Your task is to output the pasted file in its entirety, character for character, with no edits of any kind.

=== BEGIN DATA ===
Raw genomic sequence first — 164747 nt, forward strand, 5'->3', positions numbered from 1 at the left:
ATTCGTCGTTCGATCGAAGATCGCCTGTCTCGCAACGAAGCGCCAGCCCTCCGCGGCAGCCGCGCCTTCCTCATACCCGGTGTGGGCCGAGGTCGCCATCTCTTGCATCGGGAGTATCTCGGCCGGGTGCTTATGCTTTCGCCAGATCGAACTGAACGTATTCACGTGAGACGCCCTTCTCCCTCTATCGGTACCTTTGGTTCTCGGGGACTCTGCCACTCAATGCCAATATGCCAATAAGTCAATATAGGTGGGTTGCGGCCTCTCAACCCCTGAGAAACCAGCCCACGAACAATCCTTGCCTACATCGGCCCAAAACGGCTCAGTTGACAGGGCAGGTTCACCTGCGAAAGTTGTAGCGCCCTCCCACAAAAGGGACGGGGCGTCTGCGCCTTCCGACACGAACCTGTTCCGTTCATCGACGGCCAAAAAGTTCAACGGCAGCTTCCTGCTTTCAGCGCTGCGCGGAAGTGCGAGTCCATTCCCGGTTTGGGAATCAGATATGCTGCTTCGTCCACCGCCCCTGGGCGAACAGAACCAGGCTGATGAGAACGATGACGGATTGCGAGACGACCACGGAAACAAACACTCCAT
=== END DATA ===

Raw genomic sequence first — 164747 nt, forward strand, 5'->3', positions numbered from 1 at the left:
ATTCGTCGTTCGATCGAAGATCGCCTGTCTCGCAACGAAGCGCCAGCCCTCCGCGGCAGCCGCGCCTTCCTCATACCCGGTGTGGGCCGAGGTCGCCATCTCTTGCATCGGGAGTATCTCGGCCGGGTGCTTATGCTTTCGCCAGATCGAACTGAACGTATTCACGTGAGACGCCCTTCTCCCTCTATCGGTACCTTTGGTTCTCGGGGACTCTGCCACTCAATGCCAATATGCCAATAAGTCAATATAGGTGGGTTGCGGCCTCTCAACCCCTGAGAAACCAGCCCACGAACAATCCTTGCCTACATCGGCCCAAAACGGCTCAGTTGACAGGGCAGGTTCACCTGCGAAAGTTGTAGCGCCCTCCCACAAAAGGGACGGGGCGTCTGCGCCTTCCGACACGAACCTGTTCCGTTCATCGACGGCCAAAAAGTTCAACGGCAGCTTCCTGCTTTCAGCGCTGCGCGGAAGTGCGAGTCCATTCCCGGTTTGGGAATCAGATATGCTGCTTCGTCCACCGCCCCTGGGCGAACAGAACCAGGCTGATGAGAACGATGACGGATTGCGAGACGACCACGGAAACAAACACTCCAT